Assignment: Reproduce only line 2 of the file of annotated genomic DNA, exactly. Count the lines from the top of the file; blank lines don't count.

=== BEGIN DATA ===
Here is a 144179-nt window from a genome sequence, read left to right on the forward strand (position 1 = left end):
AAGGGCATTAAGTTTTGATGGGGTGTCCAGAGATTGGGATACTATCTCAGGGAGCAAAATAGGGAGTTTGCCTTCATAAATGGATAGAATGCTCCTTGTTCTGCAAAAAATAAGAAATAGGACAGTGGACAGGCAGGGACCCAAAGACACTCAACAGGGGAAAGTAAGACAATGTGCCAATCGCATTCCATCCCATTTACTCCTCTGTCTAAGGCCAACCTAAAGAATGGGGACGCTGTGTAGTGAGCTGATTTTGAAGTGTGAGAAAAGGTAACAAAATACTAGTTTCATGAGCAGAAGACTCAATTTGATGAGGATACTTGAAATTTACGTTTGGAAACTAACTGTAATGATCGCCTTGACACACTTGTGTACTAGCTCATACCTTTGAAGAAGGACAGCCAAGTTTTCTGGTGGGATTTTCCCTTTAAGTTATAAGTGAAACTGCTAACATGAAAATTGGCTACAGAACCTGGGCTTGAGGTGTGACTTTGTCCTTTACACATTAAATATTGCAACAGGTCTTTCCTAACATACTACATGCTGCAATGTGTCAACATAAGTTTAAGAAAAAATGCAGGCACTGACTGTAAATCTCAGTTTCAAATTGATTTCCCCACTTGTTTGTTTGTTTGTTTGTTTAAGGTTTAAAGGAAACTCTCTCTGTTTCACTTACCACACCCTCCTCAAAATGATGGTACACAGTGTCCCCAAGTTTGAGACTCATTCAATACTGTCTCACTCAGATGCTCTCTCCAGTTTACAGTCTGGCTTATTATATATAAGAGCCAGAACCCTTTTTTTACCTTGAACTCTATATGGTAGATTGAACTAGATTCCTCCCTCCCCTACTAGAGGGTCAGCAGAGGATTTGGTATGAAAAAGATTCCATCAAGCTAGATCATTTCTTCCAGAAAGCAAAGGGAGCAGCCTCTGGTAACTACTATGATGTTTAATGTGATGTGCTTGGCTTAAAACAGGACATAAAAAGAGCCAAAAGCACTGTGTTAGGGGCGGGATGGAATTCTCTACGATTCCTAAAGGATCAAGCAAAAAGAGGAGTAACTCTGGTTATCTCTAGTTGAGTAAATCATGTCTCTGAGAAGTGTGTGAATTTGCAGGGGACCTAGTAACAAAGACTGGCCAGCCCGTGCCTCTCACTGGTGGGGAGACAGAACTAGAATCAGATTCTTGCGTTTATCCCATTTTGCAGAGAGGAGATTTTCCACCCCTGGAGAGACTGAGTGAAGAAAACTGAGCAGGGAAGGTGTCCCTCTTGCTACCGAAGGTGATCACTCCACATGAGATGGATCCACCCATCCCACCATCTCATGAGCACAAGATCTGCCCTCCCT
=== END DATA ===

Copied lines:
AAGGGCATTAAGTTTTGATGGGGTGTCCAGAGATTGGGATACTATCTCAGGGAGCAAAATAGGGAGTTTGCCTTCATAAATGGATAGAATGCTCCTTGTTCTGCAAAAAATAAGAAATAGGACAGTGGACAGGCAGGGACCCAAAGACACTCAACAGGGGAAAGTAAGACAATGTGCCAATCGCATTCCATCCCATTTACTCCTCTGTCTAAGGCCAACCTAAAGAATGGGGACGCTGTGTAGTGAGCTGATTTTGAAGTGTGAGAAAAGGTAACAAAATACTAGTTTCATGAGCAGAAGACTCAATTTGATGAGGATACTTGAAATTTACGTTTGGAAACTAACTGTAATGATCGCCTTGACACACTTGTGTACTAGCTCATACCTTTGAAGAAGGACAGCCAAGTTTTCTGGTGGGATTTTCCCTTTAAGTTATAAGTGAAACTGCTAACATGAAAATTGGCTACAGAACCTGGGCTTGAGGTGTGACTTTGTCCTTTACACATTAAATATTGCAACAGGTCTTTCCTAACATACTACATGCTGCAATGTGTCAACATAAGTTTAAGAAAAAATGCAGGCACTGACTGTAAATCTCAGTTTCAAATTGATTTCCCCACTTGTTTGTTTGTTTGTTTGTTTAAGGTTTAAAGGAAACTCTCTCTGTTTCACTTACCACACCCTCCTCAAAATGATGGTACACAGTGTCCCCAAGTTTGAGACTCATTCAATACTGTCTCACTCAGATGCTCTCTCCAGTTTACAGTCTGGCTTATTATATATAAGAGCCAGAACCCTTTTTTTACCTTGAACTCTATATGGTAGATTGAACTAGATTCCTCCCTCCCCTACTAGAGGGTCAGCAGAGGATTTGGTATGAAAAAGATTCCATCAAGCTAGATCATTTCTTCCAGAAAGCAAAGGGAGCAGCCTCTGGTAACTACTATGATGTTTAATGTGATGTGCTTGGCTTAAAACAGGACATAAAAAGAGCCAAAAGCACTGTGTTAGGGGCGGGATGGAATTCTCTACGATTCCTAAAGGATCAAGCAAAAAGAGGAGTAACTCTGGTTATCTCTAGTTGAGTAAATCATGTCTCTGAGAAGTGTGTGAATTTGCAGGGGACCTAGTAACAAAGACTGGCCAGCCCGTGCCTCTCACTGGTGGGGAGACAGAACTAGAATCAGATTCTTGCGTTTATCCCATTTTGCAGAGAGGAGATTTTCCACCCCTGGAGAGACTGAGTGAAGAAAACTGAGCAGGGAAGGTGTCCCTCTTGCTACCGAAGGTGATCACTCCACATGAGATGGATCCACCCATCCCACCATCTCATGAGCACAAGATCTGCCCTCCCT